Who’s Wikipedia? What’s Philip Roth? The digital culture war

Jimmy Wales, who helped create Wikipedia, was born in Huntsville, Ala. He went to grade school in a one-room schoolhouse run by his mom. As a child, he fell in love with encyclopedias. He can code. He is a gamer. His first online business involved porn.
Philip Roth, who is a writer, was born in Newark, N.J. His novels, many of which feature erotic scenes, have won two National Book Awards and a Pulitzer Prize. One called “The Plot Against America” won a Sidewise Award for Alternate History. Last year, Roth won a Man Booker International Prize for “lifetime achievement in fiction on the world stage.” Like Wales, Roth did some graduate work and taught college students but did not complete a Ph.D.
Roth is considered extremely famous in some circles. If you said in these circles that you’d never heard of Philip Roth, you would be considered an idiot or, more kindly, dangerously uneducated. Unlike Jimmy Wales, the founder of Wikipedia, the novelist Philip Roth has never been considered one of Time magazine's 100 most influential people.
This week, Roth published an incensed, long and slightly broad “open letter” to Wikipedia on the website of The New Yorker. Roth set out to correct some internecine arcana about what real-life person had served as the model for the protagonist in “The Human Stain,” a novel he published in 2000.
The letter laid bare the ways that the icons of old media and the icons of new media fail to understand one another. In fact, they hardly seem to exist on the same planet. Forget red and blue states. It would be more instructive to map the nation by counties where Wikipedia is read and counties where Philip Roth’s novels are read. Or—so as less egregiously to load the dice—counties where Jimmy Wales is known and counties where Philip Roth is known. Which do you live in?
“I know neither” is of course a highly acceptable answer.
At least two Americas, then. Each with its own civilizations, its own holy artifacts, its own shamans. For contrast: Wikipedia is an open-source encyclopedia, born in 2001; it has some 365 million readers in 265 languages. The New Yorker is an American general-interest weekly, born in 1925. It has a circulation of almost 1.05 million, in a single language. Wikipedia America and New Yorker America are so dug into their hierarchies of values that, really, they can only cultivate blindness about the other lest they implode in madness.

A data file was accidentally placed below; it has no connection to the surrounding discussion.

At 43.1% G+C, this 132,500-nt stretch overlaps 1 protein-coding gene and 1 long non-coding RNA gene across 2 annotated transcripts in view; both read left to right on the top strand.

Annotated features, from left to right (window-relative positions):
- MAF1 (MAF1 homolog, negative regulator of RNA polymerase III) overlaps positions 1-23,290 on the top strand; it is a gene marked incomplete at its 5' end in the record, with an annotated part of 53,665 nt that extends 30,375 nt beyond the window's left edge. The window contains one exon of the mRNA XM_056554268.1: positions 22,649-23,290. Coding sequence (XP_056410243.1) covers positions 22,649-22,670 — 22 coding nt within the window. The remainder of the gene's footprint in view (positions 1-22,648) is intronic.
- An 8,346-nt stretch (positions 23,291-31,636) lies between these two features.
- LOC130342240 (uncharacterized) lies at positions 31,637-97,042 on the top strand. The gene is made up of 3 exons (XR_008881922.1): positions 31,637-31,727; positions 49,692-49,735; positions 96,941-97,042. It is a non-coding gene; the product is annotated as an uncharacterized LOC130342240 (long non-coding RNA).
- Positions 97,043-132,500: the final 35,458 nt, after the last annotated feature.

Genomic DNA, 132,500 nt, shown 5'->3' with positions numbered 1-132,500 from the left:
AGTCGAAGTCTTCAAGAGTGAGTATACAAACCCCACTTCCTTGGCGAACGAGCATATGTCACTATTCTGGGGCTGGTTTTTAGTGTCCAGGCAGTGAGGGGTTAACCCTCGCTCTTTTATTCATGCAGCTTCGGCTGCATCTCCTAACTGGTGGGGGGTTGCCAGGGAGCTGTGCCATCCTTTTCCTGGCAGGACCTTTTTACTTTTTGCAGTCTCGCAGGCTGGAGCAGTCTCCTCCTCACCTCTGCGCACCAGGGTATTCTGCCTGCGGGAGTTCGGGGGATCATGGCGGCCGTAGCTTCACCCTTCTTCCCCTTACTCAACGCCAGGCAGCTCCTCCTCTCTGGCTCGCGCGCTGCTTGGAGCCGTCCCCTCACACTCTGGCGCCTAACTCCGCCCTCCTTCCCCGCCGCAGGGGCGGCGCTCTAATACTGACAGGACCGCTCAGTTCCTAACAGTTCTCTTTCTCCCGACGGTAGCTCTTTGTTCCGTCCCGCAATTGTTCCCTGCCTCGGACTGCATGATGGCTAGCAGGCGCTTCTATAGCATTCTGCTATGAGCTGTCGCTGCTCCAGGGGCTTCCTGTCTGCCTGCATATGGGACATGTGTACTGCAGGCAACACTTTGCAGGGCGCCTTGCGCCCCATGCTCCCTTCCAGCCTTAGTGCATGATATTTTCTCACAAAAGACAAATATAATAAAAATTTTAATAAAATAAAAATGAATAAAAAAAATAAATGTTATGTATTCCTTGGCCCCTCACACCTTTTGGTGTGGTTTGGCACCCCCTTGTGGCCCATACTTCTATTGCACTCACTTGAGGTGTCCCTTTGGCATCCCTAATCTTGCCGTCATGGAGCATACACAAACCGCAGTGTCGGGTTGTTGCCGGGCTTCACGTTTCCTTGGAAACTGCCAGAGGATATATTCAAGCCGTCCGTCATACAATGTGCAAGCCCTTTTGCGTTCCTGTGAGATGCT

The East Coast establishment, for its part, is still so sure of itself that when Roth, one of its most esteemed denizens, finds himself narcissistically bugged in the usual way with something on Wikipedia, he doesn’t do what the rest of us do when Wikipedia narcissistically bugs us: learn the supremely learnable procedures for submitting changes to that populist and infinitely flexible document.
Roth doesn’t read enough on the site to learn that, at Wikipedia, nothing is left “on author” (as we used to say of the very rare uncheckable fact when I did my own time at The New Yorker). Everything must be sourced.
Nor does Roth divine that anonymity is the very cornerstone of any wiki, as well as humility. The entries in Wikipedia are collaboratively and conscientiously produced, for no pay or glory, out of what can only be a love of human knowledge—as well as a free-floating collective obsessiveness about getting stuff right. The entries are also unsigned.
Wikipedia puts all kinds of brakes on vandalism and propaganda. But deep in its works is also a gentlemanly code of conduct that censures gloating and credit taking and certainly lording one’s God-given authority over anyone else’s.
That’s why source citing on Wikipedia is so important. The buck stops with no one person, no single source, no classified leak, no clique at Princeton or the Vatican. Every statement of fact on Wikipedia—the highest tent pole in the system of hyperlinks that is the World Wide Web—must be linked. Or, rather, must be “footnoted”—if, reader, you happen to be Philip Roth or otherwise prefer the old lingo.
In such an ambitiously utopian polyglot civilization of anonymity and collaboration and extreme and obsessive care with linking and credit sharing, it’s no surprise that it might have seemed like a fun snickery prank to lob this firecracker: “Dear Wikipedia, I am Philip Roth.”
You are gimmicky and soulless; I am a literary superman.